University students ‘have more friends’
By Ian Dunt
People who go to university have more best friends than those who don’t, a new report revealed today.
The survey, published by Unite, which provides student accommodation, came on the same day that reports mapped out the full price of going to university, and the level of debt students could expect once their studies were over.
The Unite survey paints a far rosier picture. It found going to university helps to dramatically boost circles of friends. On average, people who go to university end up with 15 very close friends, compared to just ten for those who choose not to do a degree.
Friendships forged while at university are also more likely to be closer than those formed at school or work. In fact, going to university can even increase the chances of someone tying the knot. One in five (20 per cent) of former students are married or in a long-term relationship with their uni love.
University also appeared to be important in forming a successful professional network of contacts.
Sixty per cent of former students say that the contacts they made at university were just as, or more important, than their degree itself when job hunting.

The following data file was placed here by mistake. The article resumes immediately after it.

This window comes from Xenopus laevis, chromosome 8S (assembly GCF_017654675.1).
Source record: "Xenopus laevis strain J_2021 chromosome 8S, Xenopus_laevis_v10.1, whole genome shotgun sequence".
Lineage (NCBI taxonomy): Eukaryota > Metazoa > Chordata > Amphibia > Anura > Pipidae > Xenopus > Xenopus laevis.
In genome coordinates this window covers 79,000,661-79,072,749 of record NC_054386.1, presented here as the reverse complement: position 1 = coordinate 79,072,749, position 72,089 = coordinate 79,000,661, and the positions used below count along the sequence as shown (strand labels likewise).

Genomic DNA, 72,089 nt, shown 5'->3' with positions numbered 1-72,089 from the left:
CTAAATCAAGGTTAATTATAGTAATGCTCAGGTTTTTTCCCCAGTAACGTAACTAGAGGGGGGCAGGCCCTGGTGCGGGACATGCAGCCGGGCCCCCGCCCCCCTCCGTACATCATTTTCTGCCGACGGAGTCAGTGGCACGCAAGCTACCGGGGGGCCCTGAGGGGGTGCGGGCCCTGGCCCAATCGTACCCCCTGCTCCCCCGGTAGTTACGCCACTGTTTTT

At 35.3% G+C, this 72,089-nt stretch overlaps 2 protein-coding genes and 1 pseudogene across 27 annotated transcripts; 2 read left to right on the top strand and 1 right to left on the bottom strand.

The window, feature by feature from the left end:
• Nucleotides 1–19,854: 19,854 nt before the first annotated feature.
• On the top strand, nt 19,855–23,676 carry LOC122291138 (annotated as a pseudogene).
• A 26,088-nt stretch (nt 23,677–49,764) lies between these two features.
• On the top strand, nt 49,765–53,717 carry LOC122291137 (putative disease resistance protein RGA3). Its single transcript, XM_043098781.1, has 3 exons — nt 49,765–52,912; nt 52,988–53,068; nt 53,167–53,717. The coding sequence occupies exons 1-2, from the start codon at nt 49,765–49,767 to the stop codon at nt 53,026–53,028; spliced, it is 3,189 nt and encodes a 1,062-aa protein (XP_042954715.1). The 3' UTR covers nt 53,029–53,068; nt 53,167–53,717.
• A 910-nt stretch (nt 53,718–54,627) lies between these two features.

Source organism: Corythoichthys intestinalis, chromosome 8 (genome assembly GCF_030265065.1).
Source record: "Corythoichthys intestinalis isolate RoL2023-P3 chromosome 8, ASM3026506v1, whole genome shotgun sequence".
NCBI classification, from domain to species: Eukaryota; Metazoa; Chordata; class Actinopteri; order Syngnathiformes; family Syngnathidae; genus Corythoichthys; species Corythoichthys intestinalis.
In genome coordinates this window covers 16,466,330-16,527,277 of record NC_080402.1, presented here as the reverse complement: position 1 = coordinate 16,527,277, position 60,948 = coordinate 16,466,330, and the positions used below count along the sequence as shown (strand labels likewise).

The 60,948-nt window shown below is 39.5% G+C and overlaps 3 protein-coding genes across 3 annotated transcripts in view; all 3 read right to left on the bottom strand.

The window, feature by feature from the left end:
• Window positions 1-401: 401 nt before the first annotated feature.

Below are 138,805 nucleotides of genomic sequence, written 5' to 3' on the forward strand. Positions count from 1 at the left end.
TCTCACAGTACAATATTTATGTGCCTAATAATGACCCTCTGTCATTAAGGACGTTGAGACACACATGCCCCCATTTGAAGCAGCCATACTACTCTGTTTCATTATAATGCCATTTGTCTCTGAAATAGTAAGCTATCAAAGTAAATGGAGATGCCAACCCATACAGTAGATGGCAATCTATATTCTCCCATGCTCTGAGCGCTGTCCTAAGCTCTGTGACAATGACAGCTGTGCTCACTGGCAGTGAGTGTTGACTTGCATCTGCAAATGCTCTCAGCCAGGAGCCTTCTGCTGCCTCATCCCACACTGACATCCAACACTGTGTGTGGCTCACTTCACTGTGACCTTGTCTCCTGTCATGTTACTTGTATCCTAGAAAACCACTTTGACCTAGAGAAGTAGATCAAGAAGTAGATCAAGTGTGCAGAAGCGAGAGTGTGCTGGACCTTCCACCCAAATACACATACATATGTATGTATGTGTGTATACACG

More than two in five (41 per cent) graduates said a friend from university had directly set them up for a job interview or introduced them to a potential employer and a quarter (24 per cent) actually landed a job because of a uni friend or contact.
Nathan Goddard, Unite sales and marketing director, said: “In the current climate, a degree alone doesn’t always guarantee you a job – it’s also the people you meet and the friends you make along the way that could help you get ahead.
“Our research reveals that people who go to university make strong social networks which help set them up for life; whether it be work, lasting friendships or even marriage.”
The survey comes as young people and their parents across the country nervously await A-level results, due out on Thursday.